2021 Resolution….Let’s Eat for Mental Health

New Year's fireworksWelcome to 2021!  May everyone be healthy and safe.

The data isn’t available for 2021, but if you are like the 30% of Canadians who made resolutions going into 2020, almost half of us had goals around eating better and losing weight.  However, with the arrival of Covid-19, many of us fell off of the resolution bandwagon.  When we’re in survival mode, it’s difficult to change habits.  In fact, we often resort to comfort activities.  Baking and online shopping, anyone?

person under their own personal raincloud signifying mental health troubleOne of the results of Covid-19 is the negative effect on our mental health.  Anxiety and depression levels are increasing rapidly across all age groups, as we live with uncertainty, isolation and 24/7 news coverage about pandemic numbers and positive or negative testing and vaccination numbers.  We are grieving not only the death of loved ones but the loss of regular, physical contact with our friends, family members, coworkers and casual contact with other humans.

So, as we move into 2021, what can we do?

What Some Of The Experts Are Saying

As the pandemic continues, experts are offering suggestions on how to get through the waiting period for the life to return to a ‘familiar normal’.  A recent University of Waterloo article, provided data from a study that asked a number of scientific psychologists for their ideas of how to get through the pandemic.  Their results were tabulated, and…

“The most common psychological recommendation was to establish a sense of agency — to find a way to remain in charge of your day-to-day life, despite pandemic uncertainty. Research in psychology shows that such mental focus can help regulate emotions in the face of uncertainty. It includes finding ways to reframe the pandemic as a manageable challenge, to find “something that you want to get out of bed for,” as one interviewee mentioned, or to establish structure and habits to compensate for lack of external structure in a lockdown-imposed work from home.”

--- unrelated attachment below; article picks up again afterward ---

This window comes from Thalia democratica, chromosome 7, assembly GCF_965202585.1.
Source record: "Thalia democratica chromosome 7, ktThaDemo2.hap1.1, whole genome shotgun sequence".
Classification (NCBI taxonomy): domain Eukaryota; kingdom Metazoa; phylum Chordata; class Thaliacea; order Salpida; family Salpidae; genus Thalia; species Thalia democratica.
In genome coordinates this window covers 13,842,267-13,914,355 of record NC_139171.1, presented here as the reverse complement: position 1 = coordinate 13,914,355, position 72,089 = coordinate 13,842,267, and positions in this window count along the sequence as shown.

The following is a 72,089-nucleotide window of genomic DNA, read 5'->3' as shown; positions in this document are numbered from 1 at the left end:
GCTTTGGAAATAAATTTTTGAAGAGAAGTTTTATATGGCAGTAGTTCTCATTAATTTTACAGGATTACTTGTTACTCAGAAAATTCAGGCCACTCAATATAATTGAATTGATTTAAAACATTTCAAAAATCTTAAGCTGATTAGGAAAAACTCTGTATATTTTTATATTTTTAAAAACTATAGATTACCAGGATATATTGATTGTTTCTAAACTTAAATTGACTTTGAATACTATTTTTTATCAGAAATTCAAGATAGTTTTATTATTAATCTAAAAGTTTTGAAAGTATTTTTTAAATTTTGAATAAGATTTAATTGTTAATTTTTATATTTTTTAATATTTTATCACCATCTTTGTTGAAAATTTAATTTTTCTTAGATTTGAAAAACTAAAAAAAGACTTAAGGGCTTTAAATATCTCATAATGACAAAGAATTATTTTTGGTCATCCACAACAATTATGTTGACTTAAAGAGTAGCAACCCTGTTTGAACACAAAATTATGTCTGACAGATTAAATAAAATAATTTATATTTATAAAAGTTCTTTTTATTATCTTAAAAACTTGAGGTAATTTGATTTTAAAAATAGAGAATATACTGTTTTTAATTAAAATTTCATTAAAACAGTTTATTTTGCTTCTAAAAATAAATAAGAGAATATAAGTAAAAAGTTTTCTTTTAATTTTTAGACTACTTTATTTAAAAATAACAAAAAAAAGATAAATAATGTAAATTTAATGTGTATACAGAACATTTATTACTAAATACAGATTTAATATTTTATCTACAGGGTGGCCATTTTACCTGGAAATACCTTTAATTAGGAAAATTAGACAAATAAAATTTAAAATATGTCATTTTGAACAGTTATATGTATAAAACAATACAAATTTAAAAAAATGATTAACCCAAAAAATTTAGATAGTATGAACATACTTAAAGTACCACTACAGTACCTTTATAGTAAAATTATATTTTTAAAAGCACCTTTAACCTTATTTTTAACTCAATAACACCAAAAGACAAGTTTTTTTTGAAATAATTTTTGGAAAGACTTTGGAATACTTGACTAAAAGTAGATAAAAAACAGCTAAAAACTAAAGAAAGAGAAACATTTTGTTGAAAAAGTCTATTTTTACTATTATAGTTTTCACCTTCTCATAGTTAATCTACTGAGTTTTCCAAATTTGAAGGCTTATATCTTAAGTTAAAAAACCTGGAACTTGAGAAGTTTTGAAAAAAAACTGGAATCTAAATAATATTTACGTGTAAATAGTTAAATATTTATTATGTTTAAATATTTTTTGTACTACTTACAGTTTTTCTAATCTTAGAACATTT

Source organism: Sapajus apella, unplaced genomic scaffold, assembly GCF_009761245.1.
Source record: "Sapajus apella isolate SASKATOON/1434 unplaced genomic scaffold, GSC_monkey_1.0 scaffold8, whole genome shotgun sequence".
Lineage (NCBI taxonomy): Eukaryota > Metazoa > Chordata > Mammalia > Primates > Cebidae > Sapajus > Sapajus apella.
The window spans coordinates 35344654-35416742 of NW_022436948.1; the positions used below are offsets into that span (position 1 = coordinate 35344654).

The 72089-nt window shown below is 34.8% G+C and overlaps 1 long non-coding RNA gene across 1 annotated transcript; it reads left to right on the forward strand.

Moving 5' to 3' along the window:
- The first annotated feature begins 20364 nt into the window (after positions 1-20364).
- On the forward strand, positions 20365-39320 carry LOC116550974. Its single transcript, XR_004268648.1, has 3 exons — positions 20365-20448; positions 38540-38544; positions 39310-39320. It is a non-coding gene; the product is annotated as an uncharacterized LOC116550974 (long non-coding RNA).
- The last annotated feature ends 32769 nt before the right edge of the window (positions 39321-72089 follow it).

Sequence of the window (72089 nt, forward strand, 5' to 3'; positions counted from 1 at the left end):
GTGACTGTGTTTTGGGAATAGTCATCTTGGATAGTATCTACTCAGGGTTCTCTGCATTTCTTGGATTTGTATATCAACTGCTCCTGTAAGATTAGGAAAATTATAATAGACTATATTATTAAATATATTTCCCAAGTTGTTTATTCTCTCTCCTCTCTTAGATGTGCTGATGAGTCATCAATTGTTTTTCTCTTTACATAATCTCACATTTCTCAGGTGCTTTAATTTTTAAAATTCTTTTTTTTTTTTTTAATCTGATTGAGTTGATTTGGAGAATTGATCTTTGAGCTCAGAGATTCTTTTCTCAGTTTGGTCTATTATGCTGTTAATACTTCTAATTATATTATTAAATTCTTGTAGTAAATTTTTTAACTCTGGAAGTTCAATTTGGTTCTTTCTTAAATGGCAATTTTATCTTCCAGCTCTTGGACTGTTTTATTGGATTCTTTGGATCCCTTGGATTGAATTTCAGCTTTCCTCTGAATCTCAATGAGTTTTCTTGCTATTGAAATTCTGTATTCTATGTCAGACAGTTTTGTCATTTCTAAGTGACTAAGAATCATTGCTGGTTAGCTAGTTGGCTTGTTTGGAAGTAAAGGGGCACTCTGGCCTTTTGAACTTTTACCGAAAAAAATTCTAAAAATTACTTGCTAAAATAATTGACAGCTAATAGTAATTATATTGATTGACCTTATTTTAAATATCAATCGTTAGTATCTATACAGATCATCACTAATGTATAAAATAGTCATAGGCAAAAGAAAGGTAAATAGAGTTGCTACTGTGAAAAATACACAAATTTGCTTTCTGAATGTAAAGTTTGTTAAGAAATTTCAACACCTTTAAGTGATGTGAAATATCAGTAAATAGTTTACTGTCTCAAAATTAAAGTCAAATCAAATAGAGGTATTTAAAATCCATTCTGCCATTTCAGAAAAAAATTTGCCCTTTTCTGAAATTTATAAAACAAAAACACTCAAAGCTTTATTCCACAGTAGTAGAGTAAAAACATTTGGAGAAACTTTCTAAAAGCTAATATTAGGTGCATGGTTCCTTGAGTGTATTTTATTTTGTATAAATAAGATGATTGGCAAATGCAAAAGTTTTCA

The entire article can be found here.

Let’s Put It Together:  Eating for Mental Health

Cartoon of a woman asking questionsWhat would happen if we combined our desire (i.e. resolutions) for making positive dietary changes with our need to improve/maintain our mental health?

Disclaimer:  I’m not a dietician!  Any ideas that I’m presenting are based on research articles and websites that I’ve read.  I’ve linked to these resources throughout this post.

The Link Between Diet and Mental Health

Researchers in the relatively new field of Nutritional Psychiatry are discovering the links between dietary patterns and mental health.  Basically, the more we eat a ‘western’ or highly-processed diet, the greater our risk for anxiety and depression.  Based on what I’ve read, I’ve found three areas in which diet affects our physical health–leading to declines in mental/brain health:  Obesity, the Gut/Brain Axis and Inflammation.

Obesity

Cookie, not great for eating for mental healthEven before the pandemic, the numbers are frightening.  According to Statistics Canada (2018) data; 26.8% of Canadians 18 and older (roughly 7.3 million adults) reported height and weight that classified them as obese. Another 9.9 million adults (36.3%) were classified as overweight – bringing the total population with increased health risks due to excess weight to 63.1% in 2018.